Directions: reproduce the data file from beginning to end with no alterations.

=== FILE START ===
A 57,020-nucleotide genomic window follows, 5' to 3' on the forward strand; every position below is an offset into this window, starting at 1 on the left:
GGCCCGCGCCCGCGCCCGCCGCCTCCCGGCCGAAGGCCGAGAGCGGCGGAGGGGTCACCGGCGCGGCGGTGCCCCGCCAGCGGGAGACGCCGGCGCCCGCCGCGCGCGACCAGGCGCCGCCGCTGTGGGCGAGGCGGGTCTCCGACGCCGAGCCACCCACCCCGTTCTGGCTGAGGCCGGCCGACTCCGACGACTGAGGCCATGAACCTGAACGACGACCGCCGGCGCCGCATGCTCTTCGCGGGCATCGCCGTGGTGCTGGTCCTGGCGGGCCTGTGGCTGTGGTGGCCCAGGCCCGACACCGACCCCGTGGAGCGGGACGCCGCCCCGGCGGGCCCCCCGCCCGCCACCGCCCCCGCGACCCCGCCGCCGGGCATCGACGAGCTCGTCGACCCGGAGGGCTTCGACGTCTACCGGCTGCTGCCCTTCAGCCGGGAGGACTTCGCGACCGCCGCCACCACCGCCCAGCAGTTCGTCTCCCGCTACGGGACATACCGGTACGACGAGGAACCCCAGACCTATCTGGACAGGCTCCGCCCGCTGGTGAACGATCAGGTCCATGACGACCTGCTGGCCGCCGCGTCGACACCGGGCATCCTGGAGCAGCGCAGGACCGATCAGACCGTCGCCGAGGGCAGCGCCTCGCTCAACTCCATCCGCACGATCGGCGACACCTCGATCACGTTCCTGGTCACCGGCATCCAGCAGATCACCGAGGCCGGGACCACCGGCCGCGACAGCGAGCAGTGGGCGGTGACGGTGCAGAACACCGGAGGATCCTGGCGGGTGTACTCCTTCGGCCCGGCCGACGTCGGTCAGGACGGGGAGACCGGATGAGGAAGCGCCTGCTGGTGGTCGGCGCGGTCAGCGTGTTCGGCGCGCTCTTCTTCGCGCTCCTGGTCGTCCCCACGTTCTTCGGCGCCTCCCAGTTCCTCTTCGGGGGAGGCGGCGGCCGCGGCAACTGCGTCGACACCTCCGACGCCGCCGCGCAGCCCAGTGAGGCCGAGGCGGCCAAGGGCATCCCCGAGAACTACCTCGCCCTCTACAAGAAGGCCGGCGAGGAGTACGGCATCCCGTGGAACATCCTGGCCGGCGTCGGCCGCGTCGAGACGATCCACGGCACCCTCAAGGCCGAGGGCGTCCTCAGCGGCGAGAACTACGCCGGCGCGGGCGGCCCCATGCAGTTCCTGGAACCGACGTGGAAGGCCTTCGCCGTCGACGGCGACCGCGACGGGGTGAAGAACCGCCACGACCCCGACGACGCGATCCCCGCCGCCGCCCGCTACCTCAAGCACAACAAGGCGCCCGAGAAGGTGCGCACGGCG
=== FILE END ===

A 57,020-nucleotide genomic window follows, 5' to 3' on the forward strand; every position below is an offset into this window, starting at 1 on the left:
GGCCCGCGCCCGCGCCCGCCGCCTCCCGGCCGAAGGCCGAGAGCGGCGGAGGGGTCACCGGCGCGGCGGTGCCCCGCCAGCGGGAGACGCCGGCGCCCGCCGCGCGCGACCAGGCGCCGCCGCTGTGGGCGAGGCGGGTCTCCGACGCCGAGCCACCCACCCCGTTCTGGCTGAGGCCGGCCGACTCCGACGACTGAGGCCATGAACCTGAACGACGACCGCCGGCGCCGCATGCTCTTCGCGGGCATCGCCGTGGTGCTGGTCCTGGCGGGCCTGTGGCTGTGGTGGCCCAGGCCCGACACCGACCCCGTGGAGCGGGACGCCGCCCCGGCGGGCCCCCCGCCCGCCACCGCCCCCGCGACCCCGCCGCCGGGCATCGACGAGCTCGTCGACCCGGAGGGCTTCGACGTCTACCGGCTGCTGCCCTTCAGCCGGGAGGACTTCGCGACCGCCGCCACCACCGCCCAGCAGTTCGTCTCCCGCTACGGGACATACCGGTACGACGAGGAACCCCAGACCTATCTGGACAGGCTCCGCCCGCTGGTGAACGATCAGGTCCATGACGACCTGCTGGCCGCCGCGTCGACACCGGGCATCCTGGAGCAGCGCAGGACCGATCAGACCGTCGCCGAGGGCAGCGCCTCGCTCAACTCCATCCGCACGATCGGCGACACCTCGATCACGTTCCTGGTCACCGGCATCCAGCAGATCACCGAGGCCGGGACCACCGGCCGCGACAGCGAGCAGTGGGCGGTGACGGTGCAGAACACCGGAGGATCCTGGCGGGTGTACTCCTTCGGCCCGGCCGACGTCGGTCAGGACGGGGAGACCGGATGAGGAAGCGCCTGCTGGTGGTCGGCGCGGTCAGCGTGTTCGGCGCGCTCTTCTTCGCGCTCCTGGTCGTCCCCACGTTCTTCGGCGCCTCCCAGTTCCTCTTCGGGGGAGGCGGCGGCCGCGGCAACTGCGTCGACACCTCCGACGCCGCCGCGCAGCCCAGTGAGGCCGAGGCGGCCAAGGGCATCCCCGAGAACTACCTCGCCCTCTACAAGAAGGCCGGCGAGGAGTACGGCATCCCGTGGAACATCCTGGCCGGCGTCGGCCGCGTCGAGACGATCCACGGCACCCTCAAGGCCGAGGGCGTCCTCAGCGGCGAGAACTACGCCGGCGCGGGCGGCCCCATGCAGTTCCTGGAACCGACGTGGAAGGCCTTCGCCGTCGACGGCGACCGCGACGGGGTGAAGAACCGCCACGACCCCGACGACGCGATCCCCGCCGCCGCCCGCTACCTCAAGCACAACAAGGCGCCCGAGAAGGTGCGCACGGCG